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"J.K .Rowling always wanted to be an author." is referring to her in the past tense while using the word "always" - which suggests to the reader that she may no longer be with us in this world...

If this were written about me, I might be offended. Of course, context is key. Probably passable, because we all know that she is in fact an author now, so can assume you are simply neglecting to add "before she became one" etc., and if I knew that you were referring to a period of time during which you knew J.K .Rowling personally, then it would also fly.

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I would say that the "had always wanted to be..." form would only be proper if she no longer wants to be an author -- perhaps because she no longer enjoys it, or, of course, if the person no longer lives.

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Ing: your examples actually point to the idea that the sentence immediately preceding the one in question has more to do with it than the timeline. When you say 'He is happy' since 'is' is present tense, then in the following sentence you use 'has wanted' which is also the present tense of a past (and supposedly current as well) notion. If you change your second example to be: He got the letter yesterday. He was happy. He had always wanted. then I don't think you could use 'has always wanted' in that case.
I'll still agree that the first sentence has a lot to do with what you say in the second (you likely wouldn't say he got a letter in 1980 and he is happy immediately afterwards). But I think that timeline has less to do with it than the voice that's being used.
What I learned in school is tense agreement. You can't simply change from past to present whenever you feel like it.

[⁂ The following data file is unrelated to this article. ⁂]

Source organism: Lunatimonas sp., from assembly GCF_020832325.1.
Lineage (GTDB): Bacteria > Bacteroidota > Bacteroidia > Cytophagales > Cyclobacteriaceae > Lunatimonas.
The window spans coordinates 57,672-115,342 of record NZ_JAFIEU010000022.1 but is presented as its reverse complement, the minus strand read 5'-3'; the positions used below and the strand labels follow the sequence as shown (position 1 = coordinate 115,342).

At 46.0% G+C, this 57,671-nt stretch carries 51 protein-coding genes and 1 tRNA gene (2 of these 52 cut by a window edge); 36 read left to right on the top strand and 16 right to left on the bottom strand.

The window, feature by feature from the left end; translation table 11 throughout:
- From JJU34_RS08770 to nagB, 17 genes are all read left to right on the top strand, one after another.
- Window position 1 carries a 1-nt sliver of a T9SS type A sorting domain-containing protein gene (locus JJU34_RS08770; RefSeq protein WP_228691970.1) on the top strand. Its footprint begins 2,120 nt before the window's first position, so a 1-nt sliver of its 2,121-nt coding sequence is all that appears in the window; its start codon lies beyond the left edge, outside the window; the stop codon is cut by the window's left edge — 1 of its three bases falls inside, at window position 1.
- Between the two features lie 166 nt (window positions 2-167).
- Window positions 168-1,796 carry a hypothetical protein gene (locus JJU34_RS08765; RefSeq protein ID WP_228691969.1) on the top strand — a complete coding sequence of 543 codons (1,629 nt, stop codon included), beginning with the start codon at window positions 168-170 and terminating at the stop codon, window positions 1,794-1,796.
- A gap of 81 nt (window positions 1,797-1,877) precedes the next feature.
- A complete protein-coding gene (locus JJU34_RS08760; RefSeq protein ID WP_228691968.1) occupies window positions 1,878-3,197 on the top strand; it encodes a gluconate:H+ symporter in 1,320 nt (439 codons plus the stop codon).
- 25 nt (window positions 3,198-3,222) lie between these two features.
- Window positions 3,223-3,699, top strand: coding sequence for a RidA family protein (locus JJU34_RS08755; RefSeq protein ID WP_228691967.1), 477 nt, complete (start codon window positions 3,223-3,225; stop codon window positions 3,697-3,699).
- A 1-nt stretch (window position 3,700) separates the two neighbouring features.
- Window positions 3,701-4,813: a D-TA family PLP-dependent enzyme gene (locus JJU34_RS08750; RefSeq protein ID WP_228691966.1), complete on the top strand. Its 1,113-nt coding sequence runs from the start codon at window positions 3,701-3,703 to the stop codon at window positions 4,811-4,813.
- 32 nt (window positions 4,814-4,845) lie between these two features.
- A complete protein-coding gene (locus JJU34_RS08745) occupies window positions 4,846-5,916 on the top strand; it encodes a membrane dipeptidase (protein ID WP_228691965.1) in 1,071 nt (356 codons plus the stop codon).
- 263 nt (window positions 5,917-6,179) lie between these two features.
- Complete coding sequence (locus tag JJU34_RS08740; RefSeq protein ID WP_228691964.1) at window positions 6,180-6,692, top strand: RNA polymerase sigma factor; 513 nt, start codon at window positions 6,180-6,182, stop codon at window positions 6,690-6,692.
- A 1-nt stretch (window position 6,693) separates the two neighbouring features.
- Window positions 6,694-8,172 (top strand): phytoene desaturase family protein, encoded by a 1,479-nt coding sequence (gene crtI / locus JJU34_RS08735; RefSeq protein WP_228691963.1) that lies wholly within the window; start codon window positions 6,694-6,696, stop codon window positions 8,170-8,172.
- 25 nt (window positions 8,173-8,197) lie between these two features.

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"J. K Rowling always wanted to be an author." ~ (Simple Past) A simple statement about her want before current time. We could also read into it and think she is now an author.

"J. K Rowling had always wanted to be an author." ~ (Past Perfect) Meaning she wanted to be an author but now doesn't want to be one.

The simple past is used for things that happened in the past. The past perfect is usually used with a reference point. It isn't often used to refer things into the past. History books are written with the simple past not the past perfect.

"J. K Rowling has always wanted to be an author." ~ (Present Perfect) Meaning she has always wanted and still wants to be an author.

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As she most obviously is an author the present perfect version ('has always wanted') doesn't make an awful lot of sense, unless it was taken from some interview with her before her first book was published. Like the questioner, I think 'be' here really means 'become', as in 'She wants to be a doctor when she grows up'. Although I usually find myself in agreement with porsche, I don't go along with the 'continue being' argument.

And I agree that the past simple version sounds as though she's either no longer with us, or that it never happened - 'She always wanted to be an author, but circumstances didn't allow it.' Considering she is one, and very much alive, it sounds a bit strange to me.

Past perfect (had always wanted) is usually used together with past simple to show a 'past before the past', so it would definitely make sense in a context like 'she had always wanted to be an author, so she enrolled on a creative writing course'. But if you accept the argument that 'be' in this context is more like 'become', then that 'be' has already been accomplished in the past, so the past perfect version would in fact be the most appropriate, because her wanting is in the past. Once you've got something you don't need to want it any longer.